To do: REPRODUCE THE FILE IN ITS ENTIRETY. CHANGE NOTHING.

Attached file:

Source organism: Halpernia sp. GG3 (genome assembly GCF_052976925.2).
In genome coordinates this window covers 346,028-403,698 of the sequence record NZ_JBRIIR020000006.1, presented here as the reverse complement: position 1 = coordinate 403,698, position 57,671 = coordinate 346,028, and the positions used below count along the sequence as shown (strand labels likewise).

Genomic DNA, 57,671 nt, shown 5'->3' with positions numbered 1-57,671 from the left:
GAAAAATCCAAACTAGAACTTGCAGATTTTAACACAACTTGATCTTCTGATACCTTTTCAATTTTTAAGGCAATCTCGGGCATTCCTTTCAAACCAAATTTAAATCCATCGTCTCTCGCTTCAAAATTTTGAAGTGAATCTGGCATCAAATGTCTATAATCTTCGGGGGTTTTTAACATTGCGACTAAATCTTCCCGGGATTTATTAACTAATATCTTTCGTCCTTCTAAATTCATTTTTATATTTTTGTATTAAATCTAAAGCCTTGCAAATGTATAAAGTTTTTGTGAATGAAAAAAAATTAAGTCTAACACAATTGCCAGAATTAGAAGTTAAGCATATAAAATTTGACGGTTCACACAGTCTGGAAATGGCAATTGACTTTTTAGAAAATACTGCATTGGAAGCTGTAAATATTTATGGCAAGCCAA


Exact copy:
Source organism: Halpernia sp. GG3 (genome assembly GCF_052976925.2).
In genome coordinates this window covers 346,028-403,698 of the sequence record NZ_JBRIIR020000006.1, presented here as the reverse complement: position 1 = coordinate 403,698, position 57,671 = coordinate 346,028, and the positions used below count along the sequence as shown (strand labels likewise).

Genomic DNA, 57,671 nt, shown 5'->3' with positions numbered 1-57,671 from the left:
GAAAAATCCAAACTAGAACTTGCAGATTTTAACACAACTTGATCTTCTGATACCTTTTCAATTTTTAAGGCAATCTCGGGCATTCCTTTCAAACCAAATTTAAATCCATCGTCTCTCGCTTCAAAATTTTGAAGTGAATCTGGCATCAAATGTCTATAATCTTCGGGGGTTTTTAACATTGCGACTAAATCTTCCCGGGATTTATTAACTAATATCTTTCGTCCTTCTAAATTCATTTTTATATTTTTGTATTAAATCTAAAGCCTTGCAAATGTATAAAGTTTTTGTGAATGAAAAAAAATTAAGTCTAACACAATTGCCAGAATTAGAAGTTAAGCATATAAAATTTGACGGTTCACACAGTCTGGAAATGGCAATTGACTTTTTAGAAAATACTGCATTGGAAGCTGTAAATATTTATGGCAAGCCAA